photo by Joshua Black Wilkins
From his first EP through his latest batch of songs, Justin Townes Earle has written probingly and eloquently about the rootlessness of touring life. His subjects are often the people and especially the places he misses, even as he hints that something darker may be pushing him forward, never letting him linger or stall. “I know the troubles that plague a troubled mind,” he sings on the “Wanderin’,” “but they can’t catch me, I’m a’wanderin’.” As a result, his catalog represents a travelogue through America from the rural outposts to the big city.
“Yuma,” the title track from his 2007 debut EP, is presumably about a small town in central Kentucky, but Earle sings it from the point of view of a young man. Despairing of busy, purposeless urban life, he yearns for the comforts and consolations of home in this quiet acoustic ballad, which ends in suicide –a freeing rather than a damning last act.
“South Georgia Sugar Babe” is similar in that it’s about a man who wants to be somewhere that he’s not, but the two songs couldn’t be more different. Driven by a raunchy organ riff and a dexterous snare roll, this rambunctious track from his 2008 full-length debut, The Good Life, is all excitement and lusty anticipation, as Earle makes his way down to Savannah to meet up with a woman and take her dancing, among other pursuits.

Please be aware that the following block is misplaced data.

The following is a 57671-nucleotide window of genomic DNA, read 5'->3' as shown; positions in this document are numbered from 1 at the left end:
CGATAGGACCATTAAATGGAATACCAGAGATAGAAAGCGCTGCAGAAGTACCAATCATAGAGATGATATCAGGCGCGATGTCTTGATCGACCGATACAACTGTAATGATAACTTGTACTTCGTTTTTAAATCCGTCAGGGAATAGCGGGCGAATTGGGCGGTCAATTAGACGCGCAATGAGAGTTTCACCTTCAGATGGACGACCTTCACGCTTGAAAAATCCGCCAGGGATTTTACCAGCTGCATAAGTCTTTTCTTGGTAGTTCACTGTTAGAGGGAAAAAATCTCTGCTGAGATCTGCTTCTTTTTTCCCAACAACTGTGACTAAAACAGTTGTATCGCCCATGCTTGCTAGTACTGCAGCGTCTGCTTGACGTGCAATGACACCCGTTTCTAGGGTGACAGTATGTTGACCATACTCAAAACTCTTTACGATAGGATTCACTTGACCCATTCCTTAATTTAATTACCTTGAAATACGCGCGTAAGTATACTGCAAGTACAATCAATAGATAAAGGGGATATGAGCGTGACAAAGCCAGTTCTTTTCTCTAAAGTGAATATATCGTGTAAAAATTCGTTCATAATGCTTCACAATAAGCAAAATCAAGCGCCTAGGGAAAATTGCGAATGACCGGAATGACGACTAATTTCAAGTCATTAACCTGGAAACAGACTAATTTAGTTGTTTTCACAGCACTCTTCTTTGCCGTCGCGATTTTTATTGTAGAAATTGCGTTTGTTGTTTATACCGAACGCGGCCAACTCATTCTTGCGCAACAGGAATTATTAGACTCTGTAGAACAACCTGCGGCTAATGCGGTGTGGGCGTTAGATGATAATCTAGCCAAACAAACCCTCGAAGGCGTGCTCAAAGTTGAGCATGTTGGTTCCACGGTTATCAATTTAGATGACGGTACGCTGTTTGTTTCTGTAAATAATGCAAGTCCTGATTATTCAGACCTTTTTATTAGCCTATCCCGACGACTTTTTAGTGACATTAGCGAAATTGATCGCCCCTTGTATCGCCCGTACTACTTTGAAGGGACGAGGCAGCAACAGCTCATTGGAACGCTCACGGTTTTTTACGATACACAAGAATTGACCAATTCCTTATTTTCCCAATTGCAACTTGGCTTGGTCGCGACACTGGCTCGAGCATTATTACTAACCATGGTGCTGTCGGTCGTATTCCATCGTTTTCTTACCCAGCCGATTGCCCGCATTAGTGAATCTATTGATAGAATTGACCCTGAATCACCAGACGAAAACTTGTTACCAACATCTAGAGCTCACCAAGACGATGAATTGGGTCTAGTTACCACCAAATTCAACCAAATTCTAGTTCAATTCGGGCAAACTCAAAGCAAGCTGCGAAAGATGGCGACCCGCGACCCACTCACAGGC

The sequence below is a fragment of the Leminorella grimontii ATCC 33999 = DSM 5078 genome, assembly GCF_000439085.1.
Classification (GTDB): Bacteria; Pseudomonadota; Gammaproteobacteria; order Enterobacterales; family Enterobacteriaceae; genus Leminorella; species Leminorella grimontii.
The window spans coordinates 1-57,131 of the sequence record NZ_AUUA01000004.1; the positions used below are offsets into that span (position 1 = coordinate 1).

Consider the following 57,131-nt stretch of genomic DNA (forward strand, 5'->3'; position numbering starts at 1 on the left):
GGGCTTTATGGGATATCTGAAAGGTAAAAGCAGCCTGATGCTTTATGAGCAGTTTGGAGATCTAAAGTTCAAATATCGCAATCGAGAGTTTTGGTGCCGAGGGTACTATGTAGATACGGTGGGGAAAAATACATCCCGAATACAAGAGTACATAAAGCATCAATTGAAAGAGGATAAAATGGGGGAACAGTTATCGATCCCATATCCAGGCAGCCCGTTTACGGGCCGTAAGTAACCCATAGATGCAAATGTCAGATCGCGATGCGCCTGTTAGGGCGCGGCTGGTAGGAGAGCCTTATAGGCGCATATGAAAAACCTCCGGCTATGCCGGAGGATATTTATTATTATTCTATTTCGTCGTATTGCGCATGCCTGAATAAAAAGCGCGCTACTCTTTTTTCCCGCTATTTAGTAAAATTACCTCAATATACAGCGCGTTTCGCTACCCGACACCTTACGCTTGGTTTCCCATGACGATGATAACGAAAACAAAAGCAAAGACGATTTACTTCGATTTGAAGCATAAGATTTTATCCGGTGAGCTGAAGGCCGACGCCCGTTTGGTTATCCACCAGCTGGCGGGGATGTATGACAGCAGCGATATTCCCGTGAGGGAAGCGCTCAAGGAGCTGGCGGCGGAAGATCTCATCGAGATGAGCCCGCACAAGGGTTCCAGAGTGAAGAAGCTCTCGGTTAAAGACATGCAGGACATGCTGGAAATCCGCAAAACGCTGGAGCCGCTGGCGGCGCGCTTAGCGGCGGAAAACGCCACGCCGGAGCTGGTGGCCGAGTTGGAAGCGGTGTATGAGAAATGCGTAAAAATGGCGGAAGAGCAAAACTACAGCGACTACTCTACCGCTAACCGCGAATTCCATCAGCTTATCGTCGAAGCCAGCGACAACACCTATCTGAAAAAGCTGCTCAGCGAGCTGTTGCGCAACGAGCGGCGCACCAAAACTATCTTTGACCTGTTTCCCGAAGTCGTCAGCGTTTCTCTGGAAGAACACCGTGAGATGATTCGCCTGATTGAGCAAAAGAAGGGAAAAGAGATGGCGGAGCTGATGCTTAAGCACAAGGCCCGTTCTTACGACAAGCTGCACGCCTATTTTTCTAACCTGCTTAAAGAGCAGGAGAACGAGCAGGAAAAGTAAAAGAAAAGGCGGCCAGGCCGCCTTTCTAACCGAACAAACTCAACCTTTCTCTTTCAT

On his 2009 album Midnight At The Movies, “Halfway To Jackson” finds Earle hopping a Memphis-bound train out of Nashville and fleeting a relationship turned cold. “I’m halfway to Jackson, and I ain’t missing you so far,” he taunts, as his guitar mimics the reassuring chug of the engine.
After leaving Tennessee, Earle moved to New York City, settling first out near the Crown Heights neighborhood of Brooklyn before moving to Manhattan. He chronicled that community in the stoic break-up song “One More Night In Brooklyn,” a spare, steady-paced number from Harlem River Blues that describes the last efforts to hold a relationship together. “It’s one more night in Brooklyn,” he sings as if knowing it’s all futile. “Baby, that’s all I can take.”
Even though he spent more time on the road than at home, songwriting was a means of keeping his connection to New York City, which is evident in “Working For The MTA,” another stand-out on Harlem River Blues. Set in the Metro Transit Authority tunnels connecting the five boroughs, it’s not your typical country-music train song, although the endless tracks evoke the same sense of loneliness and pathos – only this time in literal darkness.
For a year in the 2000s, Earle lived in the Rogers Park neighborhood of Chicago, where he says heroin and crack were too readily available for him to avoid. He only got one song out of the experience, but it’s a doozy: The penultimate track on Harlem River Blues, “Rogers Park” is an aching piano ballad that could be a late-70s Springsteen track, a lovely neighborhood tour that evokes his lost hopes and dreams.